Safer Internet Day 2017 – The Power of Image: Everybody’s famous
7 February 2017
Today is Safer Internet Day, and this year the focus is on the power and influence of image on young people’s lives.
Dr. Richard Graham, consultant in adolescent psychiatry at the Tavistock and Portman NHS Trust, writes on the influence of the Internet on self image:
Andy Warhol famously observed that in the future, everyone would be world-famous for 15 minutes. In the context of ‘generation internet’, this seems both prescient, but also perhaps an underestimation.
Last year’s mannequin challenge, where people froze in action while a camera whirled around them, typically sound tracked by the song ‘Black Beatles’ from hip hop duo Rae Sremmurd, became a viral phenomenon. The lyrics included the refrain ‘Everybody’s famous’, and I can’t help but wonder if this is now truer than Warhol’s observation.
Social media has seen the curating of a careful public profile shift from the domain of pop celebrities to a day to day task of an entire generation. True fame may remain fleeting, but achieving likes and shares amongst peers is now an ingrained part of daily routine for many young people, and in the digital age it’s a continuous process.
Getting likes and followers after you post a photo or video can be seen as so important that some young people take the picture down within minutes if they don’t get enough likes. The impact of this behaviour is that it can feel like the world measures your value in how good you look, and shames you if there is something different about you.
As Smartphone cameras have evolved, the ease with which images can be created has grown. Indeed, much communication online takes the form of creating, exchanging and viewing images – an emoji says a thousand words - and that as lives are lived online, it is little wonder that so much time is devoted to growing the profile of the digital self, in the world of 'pics or it didn't happen'. And if you are less good with words, you can find ways of expressing yourself powerfully.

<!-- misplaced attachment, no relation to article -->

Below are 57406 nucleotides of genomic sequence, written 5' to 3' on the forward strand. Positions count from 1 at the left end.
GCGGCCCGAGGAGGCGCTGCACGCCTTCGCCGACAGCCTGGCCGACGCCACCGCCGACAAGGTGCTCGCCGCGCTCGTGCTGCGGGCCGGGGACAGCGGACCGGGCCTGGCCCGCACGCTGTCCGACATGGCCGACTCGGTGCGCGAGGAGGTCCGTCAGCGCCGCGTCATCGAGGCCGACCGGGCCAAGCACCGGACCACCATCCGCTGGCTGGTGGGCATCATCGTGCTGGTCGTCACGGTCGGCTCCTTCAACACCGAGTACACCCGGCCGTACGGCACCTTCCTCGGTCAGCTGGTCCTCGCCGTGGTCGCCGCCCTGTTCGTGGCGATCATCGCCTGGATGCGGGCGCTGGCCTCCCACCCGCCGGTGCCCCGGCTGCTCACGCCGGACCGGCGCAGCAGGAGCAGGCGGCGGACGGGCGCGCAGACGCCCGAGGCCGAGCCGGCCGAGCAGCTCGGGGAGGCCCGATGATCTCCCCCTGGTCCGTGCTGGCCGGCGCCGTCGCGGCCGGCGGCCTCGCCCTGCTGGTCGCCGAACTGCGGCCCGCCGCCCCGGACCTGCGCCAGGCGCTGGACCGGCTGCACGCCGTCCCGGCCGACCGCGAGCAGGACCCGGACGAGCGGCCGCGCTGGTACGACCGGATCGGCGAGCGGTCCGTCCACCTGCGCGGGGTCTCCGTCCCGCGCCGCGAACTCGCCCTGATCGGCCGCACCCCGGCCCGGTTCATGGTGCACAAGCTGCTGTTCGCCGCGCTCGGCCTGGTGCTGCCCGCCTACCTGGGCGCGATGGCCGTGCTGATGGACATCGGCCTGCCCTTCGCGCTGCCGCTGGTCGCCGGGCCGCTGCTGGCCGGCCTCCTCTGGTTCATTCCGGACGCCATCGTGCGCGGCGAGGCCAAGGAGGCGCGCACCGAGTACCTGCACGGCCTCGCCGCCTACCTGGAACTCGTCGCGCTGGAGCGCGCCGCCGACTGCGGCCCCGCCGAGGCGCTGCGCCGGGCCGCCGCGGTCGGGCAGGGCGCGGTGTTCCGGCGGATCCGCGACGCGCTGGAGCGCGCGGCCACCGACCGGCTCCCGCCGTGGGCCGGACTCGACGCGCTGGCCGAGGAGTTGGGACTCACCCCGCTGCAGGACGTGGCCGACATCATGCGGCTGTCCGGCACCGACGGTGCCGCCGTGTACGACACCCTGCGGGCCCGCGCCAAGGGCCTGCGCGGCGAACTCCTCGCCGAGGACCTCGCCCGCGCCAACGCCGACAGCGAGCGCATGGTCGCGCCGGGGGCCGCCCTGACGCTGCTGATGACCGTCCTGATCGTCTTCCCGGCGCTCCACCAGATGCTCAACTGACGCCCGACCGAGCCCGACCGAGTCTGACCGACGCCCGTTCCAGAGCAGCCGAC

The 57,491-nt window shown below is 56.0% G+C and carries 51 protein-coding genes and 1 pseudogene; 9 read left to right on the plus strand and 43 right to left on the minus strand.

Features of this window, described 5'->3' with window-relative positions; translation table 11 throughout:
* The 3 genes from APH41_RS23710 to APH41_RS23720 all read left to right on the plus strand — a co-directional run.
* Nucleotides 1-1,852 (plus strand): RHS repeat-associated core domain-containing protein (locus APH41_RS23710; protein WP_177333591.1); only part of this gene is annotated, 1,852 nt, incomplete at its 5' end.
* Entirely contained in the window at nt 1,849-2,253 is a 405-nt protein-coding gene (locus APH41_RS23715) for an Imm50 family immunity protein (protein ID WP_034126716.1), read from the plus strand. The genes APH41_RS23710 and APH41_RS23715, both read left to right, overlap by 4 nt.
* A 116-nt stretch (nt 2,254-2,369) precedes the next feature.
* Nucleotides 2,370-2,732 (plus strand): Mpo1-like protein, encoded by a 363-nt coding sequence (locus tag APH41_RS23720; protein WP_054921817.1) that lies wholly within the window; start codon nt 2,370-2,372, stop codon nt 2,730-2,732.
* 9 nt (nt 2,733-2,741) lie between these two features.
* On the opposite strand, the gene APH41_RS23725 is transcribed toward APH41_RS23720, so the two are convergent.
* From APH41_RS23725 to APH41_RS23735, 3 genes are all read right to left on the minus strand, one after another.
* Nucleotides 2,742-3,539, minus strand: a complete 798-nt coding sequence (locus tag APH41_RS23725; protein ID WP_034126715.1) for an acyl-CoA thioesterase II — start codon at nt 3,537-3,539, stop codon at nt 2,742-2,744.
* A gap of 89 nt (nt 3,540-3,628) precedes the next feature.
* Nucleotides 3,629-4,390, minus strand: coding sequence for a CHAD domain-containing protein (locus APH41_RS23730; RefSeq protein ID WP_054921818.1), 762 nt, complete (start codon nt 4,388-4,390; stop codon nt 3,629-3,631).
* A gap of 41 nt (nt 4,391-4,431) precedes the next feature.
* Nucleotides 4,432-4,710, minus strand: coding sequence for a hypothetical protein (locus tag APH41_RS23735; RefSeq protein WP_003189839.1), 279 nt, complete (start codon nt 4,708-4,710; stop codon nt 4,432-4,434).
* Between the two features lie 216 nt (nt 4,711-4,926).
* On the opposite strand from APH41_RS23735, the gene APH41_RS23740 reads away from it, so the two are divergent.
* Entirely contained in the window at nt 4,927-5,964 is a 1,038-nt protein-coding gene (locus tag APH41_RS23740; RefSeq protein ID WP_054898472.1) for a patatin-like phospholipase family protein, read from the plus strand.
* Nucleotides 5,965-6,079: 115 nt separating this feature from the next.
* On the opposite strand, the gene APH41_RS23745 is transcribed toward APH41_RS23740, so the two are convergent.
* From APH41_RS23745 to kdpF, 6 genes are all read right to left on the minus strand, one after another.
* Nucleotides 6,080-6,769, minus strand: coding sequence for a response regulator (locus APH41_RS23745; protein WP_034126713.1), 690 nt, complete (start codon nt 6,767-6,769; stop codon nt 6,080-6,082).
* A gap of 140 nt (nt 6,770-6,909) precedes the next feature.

Yet there appears to be a simultaneous anxiety that in the ever growing world of social media, our faces, our lives could be lost in the ocean of images, and there is a need to not just be seen, but recognised, valued, and, simply, liked. Although at risk of becoming a tool for the vain, the selfie may also be a plea not to be forgotten or overlooked in and amongst social media newsfeeds.
In their 2016 Good Childhood report, the Children’s Society stated that: ‘14% of 10 to 15-year-old British girls are unhappy with their lives as a whole and 34% with their appearance’. What can we as professionals, parents and carers do to help our young people struggling with their self-image?
During adolescence the whole of your body is changing and growing, and we do see more anxiety about appearance as young people try to reassure themselves they are turning into someone who will be attractive and successful.
For young people who seem to be getting obsessed with how others look, or start checking their own appearance too often - perhaps through selfies - we should encourage them to take time out from that and do other things. Feeling bad about your appearance may be a sign of low self-confidence or even feeling worthless and so we should avoid even little comments about appearance that could seem critical, and instead make positive comments about who they are.
Teenagers often want to be individual but they can be powerfully influenced by how others around them dress and behave, all of which is now shared online. It takes time for them find the true confidence to be themselves, and feel comfortable in their skins on an ongoing basis, and not just for fifteen minutes.